David Stone is a luminary in the world of IP litigation. As the Global Head of Intellectual Property at Allen & Overy, David protects the brands of the world’s leading companies. He has worked in-house for The Coca-Cola Company, is a Research Fellow at the Oxford IP Research Centre, and now sits part time as a Deputy High Court Judge.
Further to his work in the Legal and IP profession, David is a major supporter and proponent of LGBTQ+ and Diversity, Equity & Inclusion (DE&I) initiatives within the legal and business spheres, regularly contributing insights articles on the topic and driving the conversation locally within his firm.
Christopher Adamson, Managing Partner of Adamson & Partners, has worked with David across his career. Last week, Christopher sat down with David to discuss his thoughts on his DE&I journey, affinity groups and mentorship, and how firms can do more, as well as his illustrious career in IP litigation, working across both industry and private practice.
CA: What took your career into trademark and design litigation? What especially attracted you to IP having qualified as a Solicitor?
DS: After graduating, I spent a year as a judge’s associate, and the judge I worked for dealt with a lot of IP cases. I really enjoyed IP, with its blend of intellectual challenge, business significance, and impact on how everyone lives their daily lives, shaped by brands, creativity and technology. So when the opportunity came up to qualify into the IP group of the firm I’d trained at in Sydney, I grabbed it with both hands.
CA: You have worked in private practice for a number of high-profile firms, as well as in-house counsel for Coca-Cola during your career. What are the key differences you see between working in private practice and industry?
DS: It’s impossible to generalise, but perhaps the main differences are to do with breadth and depth of involvement in a business. In-house counsel are constantly at the coal-face, and have to attend to all aspects at once. In private practice, we generally have more targeted interaction, depending on what the client wants from us. We may be very deeply involved in a particular aspect for a time, such as during litigation or an acquisition. All lawyers, however, need to keep front of mind what makes the business tick, and how our legal skills can help it do what it needs to do and be proud of what it achieves, by thinking strategically, ethically, and practically. At A&O we’re always looking for opportunities such as secondments and informal seminars which ensure great flow of knowledge both ways.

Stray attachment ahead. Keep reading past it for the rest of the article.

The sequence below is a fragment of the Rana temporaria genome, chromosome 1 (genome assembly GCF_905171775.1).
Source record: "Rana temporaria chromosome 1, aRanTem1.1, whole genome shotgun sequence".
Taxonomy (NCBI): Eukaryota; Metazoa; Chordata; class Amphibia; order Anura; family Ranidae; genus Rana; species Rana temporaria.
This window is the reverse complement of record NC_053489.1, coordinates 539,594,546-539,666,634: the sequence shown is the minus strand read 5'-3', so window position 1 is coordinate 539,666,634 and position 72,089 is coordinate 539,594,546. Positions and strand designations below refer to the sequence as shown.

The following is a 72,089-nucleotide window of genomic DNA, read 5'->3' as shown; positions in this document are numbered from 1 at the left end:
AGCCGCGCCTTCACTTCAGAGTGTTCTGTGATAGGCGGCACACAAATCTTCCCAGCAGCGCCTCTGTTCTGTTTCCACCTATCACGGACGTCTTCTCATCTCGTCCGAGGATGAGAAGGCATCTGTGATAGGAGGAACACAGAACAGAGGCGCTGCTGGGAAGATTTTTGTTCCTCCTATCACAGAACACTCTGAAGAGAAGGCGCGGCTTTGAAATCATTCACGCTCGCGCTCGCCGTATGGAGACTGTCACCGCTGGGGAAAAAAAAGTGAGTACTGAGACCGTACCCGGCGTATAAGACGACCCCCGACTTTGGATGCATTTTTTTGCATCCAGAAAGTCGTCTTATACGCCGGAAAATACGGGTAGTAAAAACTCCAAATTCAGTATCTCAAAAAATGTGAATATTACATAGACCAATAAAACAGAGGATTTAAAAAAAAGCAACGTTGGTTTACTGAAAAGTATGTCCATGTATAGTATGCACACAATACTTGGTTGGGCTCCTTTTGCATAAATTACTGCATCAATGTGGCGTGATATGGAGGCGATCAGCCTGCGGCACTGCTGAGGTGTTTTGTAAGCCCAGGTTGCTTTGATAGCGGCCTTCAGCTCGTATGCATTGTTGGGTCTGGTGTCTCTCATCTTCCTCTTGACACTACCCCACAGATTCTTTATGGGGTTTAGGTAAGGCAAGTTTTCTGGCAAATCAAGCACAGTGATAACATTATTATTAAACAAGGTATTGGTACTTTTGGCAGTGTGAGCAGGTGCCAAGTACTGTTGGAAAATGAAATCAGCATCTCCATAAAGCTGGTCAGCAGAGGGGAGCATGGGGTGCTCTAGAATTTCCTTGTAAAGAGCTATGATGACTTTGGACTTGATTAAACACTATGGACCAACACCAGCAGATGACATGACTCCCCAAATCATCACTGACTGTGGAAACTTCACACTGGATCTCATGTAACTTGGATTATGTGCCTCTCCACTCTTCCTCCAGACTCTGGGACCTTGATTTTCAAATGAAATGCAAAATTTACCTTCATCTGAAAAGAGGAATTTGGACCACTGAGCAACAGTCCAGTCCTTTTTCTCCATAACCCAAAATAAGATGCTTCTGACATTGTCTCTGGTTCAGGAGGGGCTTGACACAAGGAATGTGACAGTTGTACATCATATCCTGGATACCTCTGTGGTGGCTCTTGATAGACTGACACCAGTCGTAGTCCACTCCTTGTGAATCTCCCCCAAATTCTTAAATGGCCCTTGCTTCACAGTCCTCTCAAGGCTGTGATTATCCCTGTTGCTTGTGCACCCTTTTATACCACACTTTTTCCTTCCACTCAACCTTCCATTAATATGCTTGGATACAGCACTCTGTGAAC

CA: In addition to practising as an IP lawyer, you have been a strong advocate for Diversity, Equity, and Inclusion (DE&I) initiatives in the workplace. Could you tell me a bit about what inspired you to get involved in this area?
DS: Like most people, I’m still on my DE&I journey – the more I learn, the more I see there is to learn. Growing up in the 70s and 80s was a very different world to what we see today – but as far back as I can remember my parents were keen for us kids to treat everyone with respect. We were taught to strive for whatever we wanted to achieve – and so any irrelevant bias that gets in the way of that is both irrational, and wrong. For example, there’s no reason why women shouldn’t fill half of partner roles in law firm, constitute half of each year’s crop of QCs, and fill half of judicial vacancies. But they don’t. So, the role for all of us, and not just DE&I advocates, is to try to move things in the right direction. There’s cause for some optimism – for example, since I first started out in the legal profession, I’ve seen huge change in attitudes to sexual orientation. This proves that DE&I isn’t some impossible quest – it really does make a difference if we all keep working on it.
CA: As an executive search firm, we are seeing an increasing focus among IP and legal clients for DE&I, from candidate shortlists, interview methodologies, and more. What do you think is triggering this greater emphasis on DE&I in our space?
DS: There are so many reasons to support equality! In no particular order (1) it’s the right things to do; (2) diverse groups make better decisions – so having a diverse group on a case or transaction is likely to lead to a better outcome; (3) clients are (quite rightly) demanding it; and (4) firms and chambers want to attract and keep the best talent, so leaving out any part of the population on the basis of bias is senseless and self-defeating. I think there’s a growing urgency to address the issue more quickly – to me, that’s a very good thing.